Character Education Shouldn’t Be “Mental Conditioning For The Poor”
I’m going to post two thought-provoking pieces today on the subject of “non-cognitive skills.” The first is by Mike Rose, a professor of education at UCLA, who writes in the Christian Science Monitor:
“There is an emerging opinion about poverty and the achievement gap that holds that America can boost the academic success of poor people through psychological and educational interventions that will help them develop the qualities of personality or character needed to overcome their circumstances—qualities like perseverance, self control, and belief in one’s ability.
No doubt these are powerful attributes, and they contribute mightily to a successful life, regardless of where you sit on the socioeconomic ladder. But policymakers need to be careful not assume that character education is the long-awaited key to helping the poor overcome the assaults of poverty. My worry is that we will embrace programs that are essentially individual and technocratic fixes—mental conditioning for the poor—and abandon broader social policy aimed at poverty itself.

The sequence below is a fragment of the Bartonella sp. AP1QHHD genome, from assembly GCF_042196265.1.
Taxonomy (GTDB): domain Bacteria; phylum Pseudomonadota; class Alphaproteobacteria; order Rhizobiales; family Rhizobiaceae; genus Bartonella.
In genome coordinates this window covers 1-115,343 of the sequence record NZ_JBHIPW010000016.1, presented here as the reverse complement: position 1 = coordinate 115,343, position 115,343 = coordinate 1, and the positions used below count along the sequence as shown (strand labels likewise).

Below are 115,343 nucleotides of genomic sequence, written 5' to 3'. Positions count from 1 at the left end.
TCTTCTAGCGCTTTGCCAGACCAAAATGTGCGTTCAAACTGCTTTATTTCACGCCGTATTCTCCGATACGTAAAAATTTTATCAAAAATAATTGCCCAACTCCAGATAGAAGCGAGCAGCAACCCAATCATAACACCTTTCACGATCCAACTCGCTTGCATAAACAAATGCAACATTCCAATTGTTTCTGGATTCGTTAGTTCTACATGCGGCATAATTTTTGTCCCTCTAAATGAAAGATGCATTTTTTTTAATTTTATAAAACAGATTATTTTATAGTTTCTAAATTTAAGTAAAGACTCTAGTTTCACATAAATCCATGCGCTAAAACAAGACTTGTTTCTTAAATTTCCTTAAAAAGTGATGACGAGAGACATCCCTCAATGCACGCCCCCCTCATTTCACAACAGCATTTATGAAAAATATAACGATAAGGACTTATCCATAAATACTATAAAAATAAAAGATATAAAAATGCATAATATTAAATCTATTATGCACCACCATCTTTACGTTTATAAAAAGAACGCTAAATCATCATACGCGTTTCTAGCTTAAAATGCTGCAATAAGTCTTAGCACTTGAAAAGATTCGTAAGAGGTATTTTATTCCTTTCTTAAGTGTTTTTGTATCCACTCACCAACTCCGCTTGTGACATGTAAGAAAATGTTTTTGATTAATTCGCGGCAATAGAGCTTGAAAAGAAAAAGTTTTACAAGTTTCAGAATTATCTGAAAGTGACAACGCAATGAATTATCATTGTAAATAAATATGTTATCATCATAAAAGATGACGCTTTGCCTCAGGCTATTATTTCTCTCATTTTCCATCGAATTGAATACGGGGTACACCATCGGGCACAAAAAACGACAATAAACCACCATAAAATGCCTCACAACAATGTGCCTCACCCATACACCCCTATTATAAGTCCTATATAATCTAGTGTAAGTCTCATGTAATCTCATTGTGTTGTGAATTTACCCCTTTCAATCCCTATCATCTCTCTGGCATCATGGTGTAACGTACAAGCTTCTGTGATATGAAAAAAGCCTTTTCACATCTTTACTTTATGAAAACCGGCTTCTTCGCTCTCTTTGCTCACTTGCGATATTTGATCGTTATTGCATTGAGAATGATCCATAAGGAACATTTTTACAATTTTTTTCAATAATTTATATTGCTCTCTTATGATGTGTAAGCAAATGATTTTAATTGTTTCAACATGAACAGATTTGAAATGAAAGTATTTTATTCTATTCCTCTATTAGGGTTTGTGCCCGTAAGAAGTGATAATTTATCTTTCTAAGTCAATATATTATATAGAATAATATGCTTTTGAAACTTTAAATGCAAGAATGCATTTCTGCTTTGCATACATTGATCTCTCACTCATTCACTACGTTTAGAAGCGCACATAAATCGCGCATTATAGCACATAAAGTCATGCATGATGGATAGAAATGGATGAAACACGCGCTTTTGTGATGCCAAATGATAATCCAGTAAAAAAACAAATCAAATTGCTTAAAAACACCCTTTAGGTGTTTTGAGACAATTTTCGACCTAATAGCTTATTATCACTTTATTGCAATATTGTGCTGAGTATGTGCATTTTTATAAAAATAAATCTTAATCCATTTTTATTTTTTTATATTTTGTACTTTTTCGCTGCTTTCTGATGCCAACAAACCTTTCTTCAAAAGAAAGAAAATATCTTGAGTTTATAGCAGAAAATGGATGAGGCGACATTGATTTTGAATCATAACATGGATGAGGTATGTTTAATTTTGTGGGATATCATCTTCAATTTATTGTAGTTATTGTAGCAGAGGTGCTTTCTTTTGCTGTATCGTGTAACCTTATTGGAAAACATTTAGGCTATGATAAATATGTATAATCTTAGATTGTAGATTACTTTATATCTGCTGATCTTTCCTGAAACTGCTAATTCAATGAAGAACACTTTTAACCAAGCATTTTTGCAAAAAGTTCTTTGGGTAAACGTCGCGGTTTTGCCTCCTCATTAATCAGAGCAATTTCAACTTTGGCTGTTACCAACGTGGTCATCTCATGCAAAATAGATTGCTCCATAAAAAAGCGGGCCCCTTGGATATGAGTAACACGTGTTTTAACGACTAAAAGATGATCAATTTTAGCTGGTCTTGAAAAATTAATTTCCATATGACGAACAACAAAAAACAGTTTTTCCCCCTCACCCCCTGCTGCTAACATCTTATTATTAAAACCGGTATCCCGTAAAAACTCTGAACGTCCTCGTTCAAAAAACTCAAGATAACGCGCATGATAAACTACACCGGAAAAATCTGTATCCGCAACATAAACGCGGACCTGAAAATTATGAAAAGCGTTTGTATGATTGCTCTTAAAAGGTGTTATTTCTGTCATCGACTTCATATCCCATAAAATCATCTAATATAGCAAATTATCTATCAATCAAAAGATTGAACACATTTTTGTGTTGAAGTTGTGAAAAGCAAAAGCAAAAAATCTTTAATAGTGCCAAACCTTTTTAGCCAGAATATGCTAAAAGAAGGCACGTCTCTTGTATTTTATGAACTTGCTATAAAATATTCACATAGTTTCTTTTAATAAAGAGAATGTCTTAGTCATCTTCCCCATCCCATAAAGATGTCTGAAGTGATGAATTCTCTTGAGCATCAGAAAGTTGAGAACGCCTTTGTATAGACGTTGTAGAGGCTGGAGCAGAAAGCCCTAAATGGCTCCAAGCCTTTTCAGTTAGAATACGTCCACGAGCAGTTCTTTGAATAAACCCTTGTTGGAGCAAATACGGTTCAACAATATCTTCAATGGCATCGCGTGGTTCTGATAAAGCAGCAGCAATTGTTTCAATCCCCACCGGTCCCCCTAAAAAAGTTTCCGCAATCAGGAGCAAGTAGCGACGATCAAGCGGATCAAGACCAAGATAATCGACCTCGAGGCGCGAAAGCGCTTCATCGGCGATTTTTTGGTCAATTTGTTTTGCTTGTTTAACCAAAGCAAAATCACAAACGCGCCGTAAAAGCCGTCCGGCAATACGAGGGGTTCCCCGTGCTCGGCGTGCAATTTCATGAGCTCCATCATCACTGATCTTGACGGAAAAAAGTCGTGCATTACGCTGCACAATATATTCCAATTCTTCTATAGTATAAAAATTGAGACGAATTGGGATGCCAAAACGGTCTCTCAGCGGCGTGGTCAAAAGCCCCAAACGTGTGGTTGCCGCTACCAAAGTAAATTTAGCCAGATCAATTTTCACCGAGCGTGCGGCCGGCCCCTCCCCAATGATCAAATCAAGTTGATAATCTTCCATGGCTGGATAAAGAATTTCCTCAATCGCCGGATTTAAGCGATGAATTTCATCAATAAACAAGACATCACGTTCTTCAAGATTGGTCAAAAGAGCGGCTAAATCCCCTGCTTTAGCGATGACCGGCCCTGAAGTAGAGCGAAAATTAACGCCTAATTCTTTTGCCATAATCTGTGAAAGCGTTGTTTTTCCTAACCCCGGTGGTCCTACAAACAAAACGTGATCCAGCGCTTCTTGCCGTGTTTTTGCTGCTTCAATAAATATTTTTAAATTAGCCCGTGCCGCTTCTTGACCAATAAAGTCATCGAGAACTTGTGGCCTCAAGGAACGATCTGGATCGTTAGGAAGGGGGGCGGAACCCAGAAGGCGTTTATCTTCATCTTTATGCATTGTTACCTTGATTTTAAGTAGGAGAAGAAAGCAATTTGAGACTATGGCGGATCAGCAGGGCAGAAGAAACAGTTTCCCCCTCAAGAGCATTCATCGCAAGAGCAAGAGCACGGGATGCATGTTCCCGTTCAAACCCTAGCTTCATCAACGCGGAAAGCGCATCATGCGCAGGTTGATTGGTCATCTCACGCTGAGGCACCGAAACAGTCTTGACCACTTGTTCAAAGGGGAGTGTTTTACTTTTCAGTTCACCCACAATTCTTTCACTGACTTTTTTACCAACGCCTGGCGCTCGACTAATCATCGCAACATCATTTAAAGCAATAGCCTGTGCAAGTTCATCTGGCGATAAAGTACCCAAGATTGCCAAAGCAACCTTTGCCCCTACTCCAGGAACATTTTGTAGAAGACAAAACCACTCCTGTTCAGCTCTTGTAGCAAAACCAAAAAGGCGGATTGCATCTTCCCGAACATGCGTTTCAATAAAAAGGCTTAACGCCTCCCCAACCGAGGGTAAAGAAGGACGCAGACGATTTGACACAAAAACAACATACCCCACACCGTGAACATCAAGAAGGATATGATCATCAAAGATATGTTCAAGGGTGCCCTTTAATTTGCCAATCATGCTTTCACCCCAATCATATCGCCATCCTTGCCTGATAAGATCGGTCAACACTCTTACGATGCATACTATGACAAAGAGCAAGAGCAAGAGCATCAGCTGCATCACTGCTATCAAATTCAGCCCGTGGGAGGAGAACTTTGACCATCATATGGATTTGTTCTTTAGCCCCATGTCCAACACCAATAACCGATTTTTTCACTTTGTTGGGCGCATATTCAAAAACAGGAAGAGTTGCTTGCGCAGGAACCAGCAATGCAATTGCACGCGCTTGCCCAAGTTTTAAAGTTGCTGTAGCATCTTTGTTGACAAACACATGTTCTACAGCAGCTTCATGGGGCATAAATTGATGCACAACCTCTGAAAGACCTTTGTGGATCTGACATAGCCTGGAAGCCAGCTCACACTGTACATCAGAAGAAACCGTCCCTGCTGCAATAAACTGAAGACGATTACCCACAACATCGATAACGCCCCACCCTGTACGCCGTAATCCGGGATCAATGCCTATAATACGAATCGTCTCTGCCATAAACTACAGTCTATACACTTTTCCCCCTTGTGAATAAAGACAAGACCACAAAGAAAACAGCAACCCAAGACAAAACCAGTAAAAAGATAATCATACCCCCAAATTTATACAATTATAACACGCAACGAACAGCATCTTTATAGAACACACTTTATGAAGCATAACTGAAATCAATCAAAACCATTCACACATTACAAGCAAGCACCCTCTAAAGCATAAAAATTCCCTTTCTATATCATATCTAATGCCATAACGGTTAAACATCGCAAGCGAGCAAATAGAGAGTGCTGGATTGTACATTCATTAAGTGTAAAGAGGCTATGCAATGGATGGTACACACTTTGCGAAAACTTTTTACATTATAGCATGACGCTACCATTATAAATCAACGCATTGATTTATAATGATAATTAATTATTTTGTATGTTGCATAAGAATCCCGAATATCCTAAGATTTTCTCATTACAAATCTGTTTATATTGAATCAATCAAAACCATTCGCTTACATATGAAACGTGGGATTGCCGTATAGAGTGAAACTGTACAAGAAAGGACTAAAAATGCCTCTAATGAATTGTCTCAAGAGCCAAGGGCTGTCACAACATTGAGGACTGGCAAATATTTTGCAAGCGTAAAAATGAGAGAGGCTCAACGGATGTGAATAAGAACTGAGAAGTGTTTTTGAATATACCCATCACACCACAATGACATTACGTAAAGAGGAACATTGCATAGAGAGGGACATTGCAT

It is difficult for enrichment programs alone to lead to educational mobility. Children from poor communities need social policy that involves schools and enrichment programs, but also need programs to address the conditions that devastate students’ lives: poor nutrition and healthcare, inadequate housing, parental unemployment, violent streets, and a dysfunctional immigration system. When we ignore these broader conditions, we turn an ungenerous scrutiny on the children themselves.
Given the political tenor of our time, we can easily fall into the trap of blaming the poor for their circumstances – attributing them to character deficiencies and championing character development as the way out of their problems. There’s as much variability among the poor as in any group, and we have to keep that fact squarely in our sights, for we tend toward one-dimensional generalities about poor people’s character and motivation.” (Read more here.)
Rose is exactly right about this—character-building programs are all well and good, but we also need to address the deeper problems that make poor children’s lives unnecessarily and almost impossibly difficult.